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Endless calls to win war
( 2003-12-18 15:00) (Shanghai Star)

Shanghai -- There is ongoing warfare in the city today with poles and walls as positions and fliers and knives as weapons.

But now, a modern telephone warning system has been thrown into the battle against illegal advertisements by the Shanghai Public Sanitation Bureau and it is thought this has given the authorities an advantage in the next round of fighting.

The telephone system is nicknamed, "hu si ni" (meaning "call you to death") and works by pestering those pasting illegal advertisements with endless continuous calls to compel them to stop their random pasting of posters in public areas.

The system was first highlighted by the media when it was adopted last February in a district in Hangzhou, capital city of East China's Zhejiang Province.

As reported, the system in the district worked around-the-clock to dial the numbers printed on each advertisement, and eight such mobile phone users surrendered to the government on the first day.

Soon, the system was used throughout Hangzhou and many other cities adopted is as an effective way to combat the organizers of the fliers.

However, among the applause and praise, legal experts pointed out that such a "rude" way of dealing with the problem was not based in law and the system infringed upon a citizen's freedom of communication. Some even went so far as to say it was an abuse of power.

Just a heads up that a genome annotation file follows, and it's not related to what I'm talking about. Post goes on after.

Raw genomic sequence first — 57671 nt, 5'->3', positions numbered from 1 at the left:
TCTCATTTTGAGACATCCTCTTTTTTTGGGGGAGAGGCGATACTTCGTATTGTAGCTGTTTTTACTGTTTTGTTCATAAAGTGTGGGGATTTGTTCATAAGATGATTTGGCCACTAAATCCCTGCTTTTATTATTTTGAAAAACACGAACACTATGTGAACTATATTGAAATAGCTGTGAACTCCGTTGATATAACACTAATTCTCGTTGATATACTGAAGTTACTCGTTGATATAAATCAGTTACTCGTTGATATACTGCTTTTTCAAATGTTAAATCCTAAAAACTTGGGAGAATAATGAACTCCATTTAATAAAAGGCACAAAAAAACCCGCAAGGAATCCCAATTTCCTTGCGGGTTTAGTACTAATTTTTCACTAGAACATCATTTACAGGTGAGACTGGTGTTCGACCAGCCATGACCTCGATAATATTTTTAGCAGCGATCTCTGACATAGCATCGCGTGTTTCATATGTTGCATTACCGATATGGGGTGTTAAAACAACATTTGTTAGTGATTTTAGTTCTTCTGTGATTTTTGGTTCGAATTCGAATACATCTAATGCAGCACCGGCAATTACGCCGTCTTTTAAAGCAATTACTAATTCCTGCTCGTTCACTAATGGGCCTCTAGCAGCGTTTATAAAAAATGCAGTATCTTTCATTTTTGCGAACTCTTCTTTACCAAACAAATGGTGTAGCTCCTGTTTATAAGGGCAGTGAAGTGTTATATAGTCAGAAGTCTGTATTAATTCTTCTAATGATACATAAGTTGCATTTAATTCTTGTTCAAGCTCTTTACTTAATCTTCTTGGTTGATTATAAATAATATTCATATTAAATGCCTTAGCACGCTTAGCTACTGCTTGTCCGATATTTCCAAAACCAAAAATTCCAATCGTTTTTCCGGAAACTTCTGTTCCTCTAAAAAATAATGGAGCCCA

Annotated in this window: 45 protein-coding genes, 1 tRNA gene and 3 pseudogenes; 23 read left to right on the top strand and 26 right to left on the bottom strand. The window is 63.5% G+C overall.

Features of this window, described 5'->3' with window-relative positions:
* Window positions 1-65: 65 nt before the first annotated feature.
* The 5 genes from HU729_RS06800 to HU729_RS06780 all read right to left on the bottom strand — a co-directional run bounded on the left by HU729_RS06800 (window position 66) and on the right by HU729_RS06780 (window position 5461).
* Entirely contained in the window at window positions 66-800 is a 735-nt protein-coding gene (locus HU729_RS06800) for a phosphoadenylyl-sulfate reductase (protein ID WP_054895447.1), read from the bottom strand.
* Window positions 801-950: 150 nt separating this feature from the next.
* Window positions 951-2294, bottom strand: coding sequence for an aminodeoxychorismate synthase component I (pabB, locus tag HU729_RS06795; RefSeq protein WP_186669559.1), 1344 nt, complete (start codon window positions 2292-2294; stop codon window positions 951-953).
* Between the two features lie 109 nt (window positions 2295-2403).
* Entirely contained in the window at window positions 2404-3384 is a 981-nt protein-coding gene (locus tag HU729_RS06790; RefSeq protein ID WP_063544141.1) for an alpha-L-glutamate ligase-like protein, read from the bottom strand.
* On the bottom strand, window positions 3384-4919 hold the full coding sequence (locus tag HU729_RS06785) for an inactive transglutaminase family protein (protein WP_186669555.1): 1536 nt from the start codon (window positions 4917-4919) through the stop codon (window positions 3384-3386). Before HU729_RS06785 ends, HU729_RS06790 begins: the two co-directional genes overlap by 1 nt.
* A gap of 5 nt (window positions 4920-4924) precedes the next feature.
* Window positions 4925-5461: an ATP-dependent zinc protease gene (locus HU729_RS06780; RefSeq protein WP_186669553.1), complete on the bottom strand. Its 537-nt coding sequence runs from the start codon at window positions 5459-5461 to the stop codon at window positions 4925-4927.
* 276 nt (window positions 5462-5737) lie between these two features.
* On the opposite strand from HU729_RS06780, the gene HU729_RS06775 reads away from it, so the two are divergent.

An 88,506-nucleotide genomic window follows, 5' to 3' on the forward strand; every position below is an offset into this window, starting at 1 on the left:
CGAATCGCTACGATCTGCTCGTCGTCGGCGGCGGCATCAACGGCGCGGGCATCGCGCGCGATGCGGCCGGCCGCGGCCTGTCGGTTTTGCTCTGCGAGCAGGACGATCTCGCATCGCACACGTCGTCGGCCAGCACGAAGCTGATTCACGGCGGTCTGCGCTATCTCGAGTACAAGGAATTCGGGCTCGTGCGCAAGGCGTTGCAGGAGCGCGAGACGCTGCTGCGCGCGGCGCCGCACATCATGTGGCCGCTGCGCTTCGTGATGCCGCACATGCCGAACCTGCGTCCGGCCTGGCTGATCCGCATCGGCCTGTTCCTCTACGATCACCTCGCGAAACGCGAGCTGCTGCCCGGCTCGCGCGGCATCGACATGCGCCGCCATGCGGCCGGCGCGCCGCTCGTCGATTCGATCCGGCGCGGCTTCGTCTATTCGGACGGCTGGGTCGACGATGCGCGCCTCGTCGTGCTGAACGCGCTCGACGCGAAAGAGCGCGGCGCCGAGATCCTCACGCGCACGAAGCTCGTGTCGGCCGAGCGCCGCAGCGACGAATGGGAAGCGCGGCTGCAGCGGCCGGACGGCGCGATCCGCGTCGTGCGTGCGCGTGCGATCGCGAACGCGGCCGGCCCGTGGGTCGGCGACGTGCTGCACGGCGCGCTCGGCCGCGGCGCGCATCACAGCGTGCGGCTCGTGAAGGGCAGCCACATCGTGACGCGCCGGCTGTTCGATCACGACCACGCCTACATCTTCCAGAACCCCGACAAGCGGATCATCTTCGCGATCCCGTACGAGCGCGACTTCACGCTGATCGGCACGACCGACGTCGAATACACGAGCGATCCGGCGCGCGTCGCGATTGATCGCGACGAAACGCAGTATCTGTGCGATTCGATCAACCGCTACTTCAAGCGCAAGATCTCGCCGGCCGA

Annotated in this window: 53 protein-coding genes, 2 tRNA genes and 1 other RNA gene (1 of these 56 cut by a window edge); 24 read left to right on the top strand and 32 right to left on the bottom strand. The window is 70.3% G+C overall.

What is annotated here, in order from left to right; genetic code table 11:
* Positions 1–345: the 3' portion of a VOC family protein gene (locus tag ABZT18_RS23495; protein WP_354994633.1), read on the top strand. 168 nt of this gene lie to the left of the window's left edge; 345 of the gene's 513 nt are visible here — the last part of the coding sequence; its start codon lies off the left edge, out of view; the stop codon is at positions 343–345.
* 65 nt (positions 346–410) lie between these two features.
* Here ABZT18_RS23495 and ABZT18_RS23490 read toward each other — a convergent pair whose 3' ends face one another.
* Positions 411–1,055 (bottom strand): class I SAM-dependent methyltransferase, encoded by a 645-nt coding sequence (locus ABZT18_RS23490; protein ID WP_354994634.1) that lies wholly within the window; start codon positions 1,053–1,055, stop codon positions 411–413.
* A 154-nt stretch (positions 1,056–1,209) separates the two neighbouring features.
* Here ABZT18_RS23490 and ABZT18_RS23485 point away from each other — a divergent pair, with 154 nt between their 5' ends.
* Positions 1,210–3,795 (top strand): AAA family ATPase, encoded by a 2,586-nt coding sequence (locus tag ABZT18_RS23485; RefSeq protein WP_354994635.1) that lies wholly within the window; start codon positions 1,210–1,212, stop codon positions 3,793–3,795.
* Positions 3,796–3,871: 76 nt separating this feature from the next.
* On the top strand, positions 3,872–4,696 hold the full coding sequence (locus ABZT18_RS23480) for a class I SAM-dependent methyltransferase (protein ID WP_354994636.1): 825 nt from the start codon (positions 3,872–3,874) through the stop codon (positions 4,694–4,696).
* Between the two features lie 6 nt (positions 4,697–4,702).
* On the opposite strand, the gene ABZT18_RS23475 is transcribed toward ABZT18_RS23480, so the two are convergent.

Legal puzzle

Shanghai did not launch phone blitz campaign until this month, mainly due to concern about its lawfulness.

According to Liu Weiguang, a publicity official from the bureau, the plan has been under discussion for a long time.

"Sophisticated investigation and confirmation work is a must before we dial the telephone number," he said. "It is a strict procedure."

He explained that pictures of the illegal fliers on poles and walls are required.

"Two workers must team up when taking pictures, and usually there must be more than one picture," he said. "One picture should be the panorama of the location of a flier. Then a close-up of the flier is needed, and the content of the flier should be clear in the picture."

Also, workers should record the location and the time when taking the pictures. Furthermore, witnesses and their testimony are also necessary.

On December 15, the first day the system put into operation, a total of 40 telephone numbers found on the fliers were called. So far, two of those called have handed themselves in for punishment.

Punishment of offenders is backed up by current Municipal Public Sanitation Regulations. The fourth and twenty-fourth articles of the regulations stipulate that random pasting and "doodling" are prohibited and the public sanitation department is empowered to punish violators.

"In fact, the city passed a regulation in 1997 to suspend the numbers of pagers or telephones published on the fliers," said Zhou Zhengyi, a member of the Shanghai Citizens' Inspection Team which submits advice to the government collected from local residents.